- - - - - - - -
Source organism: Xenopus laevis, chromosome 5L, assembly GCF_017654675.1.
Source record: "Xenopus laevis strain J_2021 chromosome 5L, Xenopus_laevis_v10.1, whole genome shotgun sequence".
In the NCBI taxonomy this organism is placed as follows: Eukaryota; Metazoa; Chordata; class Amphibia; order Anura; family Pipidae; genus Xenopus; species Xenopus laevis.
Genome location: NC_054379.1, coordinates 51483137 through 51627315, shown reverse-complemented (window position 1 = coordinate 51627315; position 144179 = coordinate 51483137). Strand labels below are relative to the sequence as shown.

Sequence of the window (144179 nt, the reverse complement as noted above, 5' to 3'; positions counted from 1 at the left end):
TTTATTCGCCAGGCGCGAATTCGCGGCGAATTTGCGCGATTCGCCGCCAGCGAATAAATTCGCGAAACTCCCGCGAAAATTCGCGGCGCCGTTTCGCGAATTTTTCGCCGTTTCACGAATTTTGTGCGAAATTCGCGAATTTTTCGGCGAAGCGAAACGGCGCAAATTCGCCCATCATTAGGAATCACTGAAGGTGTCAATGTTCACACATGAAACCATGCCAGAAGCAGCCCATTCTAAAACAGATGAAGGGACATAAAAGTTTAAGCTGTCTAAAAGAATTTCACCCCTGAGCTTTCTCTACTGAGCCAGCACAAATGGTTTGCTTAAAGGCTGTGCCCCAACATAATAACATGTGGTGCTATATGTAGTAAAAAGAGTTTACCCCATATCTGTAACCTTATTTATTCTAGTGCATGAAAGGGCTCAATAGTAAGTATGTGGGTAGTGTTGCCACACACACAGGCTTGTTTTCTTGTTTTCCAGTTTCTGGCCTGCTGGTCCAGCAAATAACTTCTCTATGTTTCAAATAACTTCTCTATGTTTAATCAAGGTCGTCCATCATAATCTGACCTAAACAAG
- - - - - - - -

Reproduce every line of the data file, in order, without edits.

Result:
Source organism: Xenopus laevis, chromosome 5L, assembly GCF_017654675.1.
Source record: "Xenopus laevis strain J_2021 chromosome 5L, Xenopus_laevis_v10.1, whole genome shotgun sequence".
In the NCBI taxonomy this organism is placed as follows: Eukaryota; Metazoa; Chordata; class Amphibia; order Anura; family Pipidae; genus Xenopus; species Xenopus laevis.
Genome location: NC_054379.1, coordinates 51483137 through 51627315, shown reverse-complemented (window position 1 = coordinate 51627315; position 144179 = coordinate 51483137). Strand labels below are relative to the sequence as shown.

Sequence of the window (144179 nt, the reverse complement as noted above, 5' to 3'; positions counted from 1 at the left end):
TTTATTCGCCAGGCGCGAATTCGCGGCGAATTTGCGCGATTCGCCGCCAGCGAATAAATTCGCGAAACTCCCGCGAAAATTCGCGGCGCCGTTTCGCGAATTTTTCGCCGTTTCACGAATTTTGTGCGAAATTCGCGAATTTTTCGGCGAAGCGAAACGGCGCAAATTCGCCCATCATTAGGAATCACTGAAGGTGTCAATGTTCACACATGAAACCATGCCAGAAGCAGCCCATTCTAAAACAGATGAAGGGACATAAAAGTTTAAGCTGTCTAAAAGAATTTCACCCCTGAGCTTTCTCTACTGAGCCAGCACAAATGGTTTGCTTAAAGGCTGTGCCCCAACATAATAACATGTGGTGCTATATGTAGTAAAAAGAGTTTACCCCATATCTGTAACCTTATTTATTCTAGTGCATGAAAGGGCTCAATAGTAAGTATGTGGGTAGTGTTGCCACACACACAGGCTTGTTTTCTTGTTTTCCAGTTTCTGGCCTGCTGGTCCAGCAAATAACTTCTCTATGTTTCAAATAACTTCTCTATGTTTAATCAAGGTCGTCCATCATAATCTGACCTAAACAAG